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Québec – award homologated against arbitral party and non-party held solidarily liable for award amount

In GGL Avocat v. Dumont, 2020 QCCQ 597, Mr. Justice Daniel Lévesque homologated (recognized and enforced) an arbitral award against a party to the arbitration and ordered a third party to be solidarily liable for payment of the award amount.  Lévesque J. acknowledged that the legal matrix was “particular” but was prompted to issue the tandem orders because (i) the amount fell within the jurisdiction of small claims court which favours access to justice and debt recovery and (ii) the invoice underlying the award issued against both the arbitral party and the non-party.

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B.C. – stay granted despite anticipation that arbitrator applying U.S. law might not be able to grant claims

In Williams v. Amazon.com, Inc., 2020 BCSC 300, Madam Justice Karen Horsman stayed a proposed class proceeding for non-consumer claims seeking damages under Canada’s Competition Act, RSC 1985, c C-34 based on a standard form contract which submitted those claims to arbitration administered in the U.S. and subject to U.S. laws.  Respecting competence-competence, Horsman J. recognized several issues affecting jurisdiction but deferred them to the arbitrator.  She acknowledged the “real prospect” that a U.S. arbitrator (i) could decide that such claims were not available under U.S. substantive law and (ii) might lack jurisdiction to award the claimed damages but those were not sufficient to hold that the arbitration agreement was void, inoperative or incapable of performance.  In addition, Horsman J. held that the agreement to arbitrate overcame any unconscionability concerns raised in Heller v. Uber Technologies Inc., 2019 ONCA 1.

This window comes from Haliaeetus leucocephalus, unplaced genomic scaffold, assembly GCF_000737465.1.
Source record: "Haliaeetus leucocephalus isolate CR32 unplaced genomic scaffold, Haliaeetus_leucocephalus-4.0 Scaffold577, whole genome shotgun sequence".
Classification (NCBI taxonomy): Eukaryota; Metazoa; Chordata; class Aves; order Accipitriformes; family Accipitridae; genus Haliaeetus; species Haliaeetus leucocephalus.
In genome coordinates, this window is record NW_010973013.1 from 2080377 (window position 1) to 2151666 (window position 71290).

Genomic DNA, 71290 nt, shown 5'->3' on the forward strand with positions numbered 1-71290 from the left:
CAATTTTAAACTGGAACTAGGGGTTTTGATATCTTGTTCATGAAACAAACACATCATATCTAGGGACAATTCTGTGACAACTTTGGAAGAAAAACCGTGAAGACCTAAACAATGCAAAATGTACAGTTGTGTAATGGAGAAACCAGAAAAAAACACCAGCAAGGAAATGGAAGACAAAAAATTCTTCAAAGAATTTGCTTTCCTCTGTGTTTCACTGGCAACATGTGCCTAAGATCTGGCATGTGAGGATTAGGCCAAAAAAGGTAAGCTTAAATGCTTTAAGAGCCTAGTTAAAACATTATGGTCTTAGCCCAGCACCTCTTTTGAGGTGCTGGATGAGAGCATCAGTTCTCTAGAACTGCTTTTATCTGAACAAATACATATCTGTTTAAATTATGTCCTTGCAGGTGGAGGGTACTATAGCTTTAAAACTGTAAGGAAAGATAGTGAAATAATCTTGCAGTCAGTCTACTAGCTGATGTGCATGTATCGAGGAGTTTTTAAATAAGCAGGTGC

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Ontario – failing to file application to stay and taking significant steps in litigation justifies refusal of stay

In Paulpillai v. Yusuf, 2020 ONSC 851, Madam Justice Judy A. Fowler Byrne refused to stay litigation despite no challenge being made to the validity of the arbitration agreement.  Rather, she held that the parties requesting the stay had not only omitted to bring a motion to stay but had waived the benefit of the agreement by having taken significant steps in the litigation to date.